News Analysis: S. Africa's entry into BRIC enhances African voice in world

08:14, January 10, 2011      

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South Africa's recent admission to BRIC, which grouped Brazil, Russia, India and China, would not only benefit both sides, but boost the African continent's voice across the world, analysts say.

Chinese President Hu Jintao has issued an invitation to his South African counterpart Jacob Zuma, inviting him to attend the third BRIC leaders' meeting to be held in Beijing in 2011, Chinese Foreign Ministry spokesperson Jiang Yu told a news briefing on Dec. 28.

After South Africa's joining, BRIC has been renamed as BRICS.

BRIC's acceptance of South Africa as a full member was a mutually beneficial and strategic choice, and would make the organization's mechanism better representative of emerging economies, analysts and officials said.

Due to the global financial crisis, South Africa's economic growth has slowed down over the past two years.

The country's financial minister Pravin Gordhan recently said South Africa's entry into BRIC would bring the country a better environment to boost economy, experience in realizing rapid economic increase, more advanced knowledge and technology, and trade volume expansion.

Meantime, Martin Davis, a well-known South African expert on China-Africa ties, told Xinhua that the entry would promote BRICS' international prominence and its voice in international affairs.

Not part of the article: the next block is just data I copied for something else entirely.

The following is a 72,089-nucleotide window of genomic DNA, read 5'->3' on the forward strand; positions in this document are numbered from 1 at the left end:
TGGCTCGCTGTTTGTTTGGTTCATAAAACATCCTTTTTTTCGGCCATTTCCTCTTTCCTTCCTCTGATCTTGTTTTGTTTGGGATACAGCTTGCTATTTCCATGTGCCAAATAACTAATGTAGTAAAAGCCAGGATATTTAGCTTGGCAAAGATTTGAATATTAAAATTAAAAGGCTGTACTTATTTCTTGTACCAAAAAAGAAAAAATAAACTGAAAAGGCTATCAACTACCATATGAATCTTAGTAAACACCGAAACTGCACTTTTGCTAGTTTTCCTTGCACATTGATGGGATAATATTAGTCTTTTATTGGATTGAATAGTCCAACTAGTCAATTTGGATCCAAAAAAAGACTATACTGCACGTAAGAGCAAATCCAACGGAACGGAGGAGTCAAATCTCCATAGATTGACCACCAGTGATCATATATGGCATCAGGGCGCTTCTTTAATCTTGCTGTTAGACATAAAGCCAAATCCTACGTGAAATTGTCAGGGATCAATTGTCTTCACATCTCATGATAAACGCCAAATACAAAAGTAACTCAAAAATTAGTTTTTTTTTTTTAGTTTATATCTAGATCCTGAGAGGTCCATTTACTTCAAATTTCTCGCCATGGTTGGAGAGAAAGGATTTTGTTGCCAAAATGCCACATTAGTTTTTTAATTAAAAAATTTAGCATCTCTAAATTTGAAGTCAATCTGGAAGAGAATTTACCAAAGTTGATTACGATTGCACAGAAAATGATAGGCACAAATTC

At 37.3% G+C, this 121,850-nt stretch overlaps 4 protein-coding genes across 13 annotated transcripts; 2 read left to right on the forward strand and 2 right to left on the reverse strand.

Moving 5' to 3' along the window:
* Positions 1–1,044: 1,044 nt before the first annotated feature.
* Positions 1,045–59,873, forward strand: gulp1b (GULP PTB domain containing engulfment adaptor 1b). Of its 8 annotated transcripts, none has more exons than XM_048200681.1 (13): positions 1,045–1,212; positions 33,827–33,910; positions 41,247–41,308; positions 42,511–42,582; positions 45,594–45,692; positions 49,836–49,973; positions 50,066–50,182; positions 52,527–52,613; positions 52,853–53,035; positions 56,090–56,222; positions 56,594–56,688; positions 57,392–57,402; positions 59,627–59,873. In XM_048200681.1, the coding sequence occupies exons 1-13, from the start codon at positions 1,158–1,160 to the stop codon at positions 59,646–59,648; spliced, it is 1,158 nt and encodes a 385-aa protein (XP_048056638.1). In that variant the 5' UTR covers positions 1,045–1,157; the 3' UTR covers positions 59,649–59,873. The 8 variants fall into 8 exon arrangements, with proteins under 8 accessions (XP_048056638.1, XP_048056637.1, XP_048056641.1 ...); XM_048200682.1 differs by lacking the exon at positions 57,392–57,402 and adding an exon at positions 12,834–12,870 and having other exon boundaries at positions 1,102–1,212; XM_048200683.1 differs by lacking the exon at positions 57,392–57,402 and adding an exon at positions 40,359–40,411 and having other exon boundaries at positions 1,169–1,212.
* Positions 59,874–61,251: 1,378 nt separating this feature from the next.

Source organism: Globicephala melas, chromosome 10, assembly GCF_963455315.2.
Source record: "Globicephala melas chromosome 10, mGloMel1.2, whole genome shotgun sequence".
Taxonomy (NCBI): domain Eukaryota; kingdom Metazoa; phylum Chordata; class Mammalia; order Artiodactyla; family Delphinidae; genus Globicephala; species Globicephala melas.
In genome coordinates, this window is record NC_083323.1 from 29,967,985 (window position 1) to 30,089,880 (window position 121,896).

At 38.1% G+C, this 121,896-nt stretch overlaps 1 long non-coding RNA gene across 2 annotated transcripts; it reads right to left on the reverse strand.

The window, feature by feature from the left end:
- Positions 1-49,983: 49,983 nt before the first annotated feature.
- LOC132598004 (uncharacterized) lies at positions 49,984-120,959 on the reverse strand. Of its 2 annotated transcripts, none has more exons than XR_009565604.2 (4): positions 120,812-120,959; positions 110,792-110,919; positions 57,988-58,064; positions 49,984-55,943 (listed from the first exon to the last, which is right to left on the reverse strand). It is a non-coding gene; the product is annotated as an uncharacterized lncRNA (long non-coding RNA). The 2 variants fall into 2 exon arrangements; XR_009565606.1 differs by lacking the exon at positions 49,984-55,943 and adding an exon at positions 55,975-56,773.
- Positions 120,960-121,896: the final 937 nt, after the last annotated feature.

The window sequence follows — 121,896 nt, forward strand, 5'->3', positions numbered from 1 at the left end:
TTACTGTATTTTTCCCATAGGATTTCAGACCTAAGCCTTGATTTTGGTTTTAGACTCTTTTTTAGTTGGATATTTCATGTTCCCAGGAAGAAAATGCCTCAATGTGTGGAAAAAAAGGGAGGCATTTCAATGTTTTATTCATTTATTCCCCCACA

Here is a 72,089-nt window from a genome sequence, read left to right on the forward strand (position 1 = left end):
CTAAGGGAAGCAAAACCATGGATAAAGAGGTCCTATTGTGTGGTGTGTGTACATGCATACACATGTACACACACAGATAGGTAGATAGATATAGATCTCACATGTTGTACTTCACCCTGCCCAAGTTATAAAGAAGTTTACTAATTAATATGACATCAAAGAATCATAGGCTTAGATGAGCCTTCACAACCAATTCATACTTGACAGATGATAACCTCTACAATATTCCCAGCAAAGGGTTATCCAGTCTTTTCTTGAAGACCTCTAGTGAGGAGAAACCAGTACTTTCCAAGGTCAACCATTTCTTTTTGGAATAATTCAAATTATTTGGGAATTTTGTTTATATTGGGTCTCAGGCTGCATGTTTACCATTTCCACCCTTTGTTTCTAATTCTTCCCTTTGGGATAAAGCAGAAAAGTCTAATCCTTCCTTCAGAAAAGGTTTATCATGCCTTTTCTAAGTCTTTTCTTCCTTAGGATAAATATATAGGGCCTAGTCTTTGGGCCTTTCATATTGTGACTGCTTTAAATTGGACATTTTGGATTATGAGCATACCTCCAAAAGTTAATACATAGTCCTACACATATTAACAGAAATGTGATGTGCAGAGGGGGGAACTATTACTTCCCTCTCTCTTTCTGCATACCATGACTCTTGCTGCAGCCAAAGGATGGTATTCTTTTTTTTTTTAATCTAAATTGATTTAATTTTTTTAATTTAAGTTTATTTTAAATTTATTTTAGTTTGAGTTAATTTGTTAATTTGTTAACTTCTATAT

South Africa's Business Day newspaper also said the participation would be conducive to the rise of South Africa, a country with a population of 49 million, in the international arena, and help boost the political and economic ties between South Africa and the other four BRICS countries.

Analysts said the entry of South Africa, Africa's biggest economy, would also lift up Africa's voice in the world community.

Sonny Maghess Vandru, a researcher with the China research center of South Africa's Stellenbosch University, told Xinhua that BRICS plays a very important role in the current changeable world, and South Africa, through the BRICS platform, would speak with a louder voice of the African continent with a population of over 1 billion.

Yang Lihua, director of the South Africa research center under the Chinese Academy of Social Sciences, said BRICS, after accepting South Africa, would help Africa turn into reality its development potentiality and promote Africa's influence in world political and economic affairs.

Although South Africa's latest participation brought an encouraging picture for the country, BRICS and Africa at large, challenges still lie ahead of South Africa if it wants to better play as a BRICS member, observers said.

South Africa needs to close the GDP gap between it and the other four BRICS members. Currently, the country's annual GDP is some 350 billion U.S. dollars, which is much less than that of the other four members.

South Africa also should improve its infrastructure, including roads, ports, power grids and so on, raise its scientific and technological levels, and boost its trade competitiveness.

Despite the challenges, the enlargement of BRICS, without doubt, has provided a good opportunity for South Africa and the bloc itself to achieve development.

BRICS would have a brighter future with the concerted efforts of the five members and the backup of all emerging economies.

Source: Xinhua
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